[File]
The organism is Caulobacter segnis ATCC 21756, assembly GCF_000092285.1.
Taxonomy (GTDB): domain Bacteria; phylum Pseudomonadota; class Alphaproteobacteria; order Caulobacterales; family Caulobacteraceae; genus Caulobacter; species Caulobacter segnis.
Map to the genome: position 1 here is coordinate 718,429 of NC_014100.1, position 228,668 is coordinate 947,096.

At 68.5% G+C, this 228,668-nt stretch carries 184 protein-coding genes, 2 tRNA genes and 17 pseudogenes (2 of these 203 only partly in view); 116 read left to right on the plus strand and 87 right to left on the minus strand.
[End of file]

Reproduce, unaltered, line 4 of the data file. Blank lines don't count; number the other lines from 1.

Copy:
At 68.5% G+C, this 228,668-nt stretch carries 184 protein-coding genes, 2 tRNA genes and 17 pseudogenes (2 of these 203 only partly in view); 116 read left to right on the plus strand and 87 right to left on the minus strand.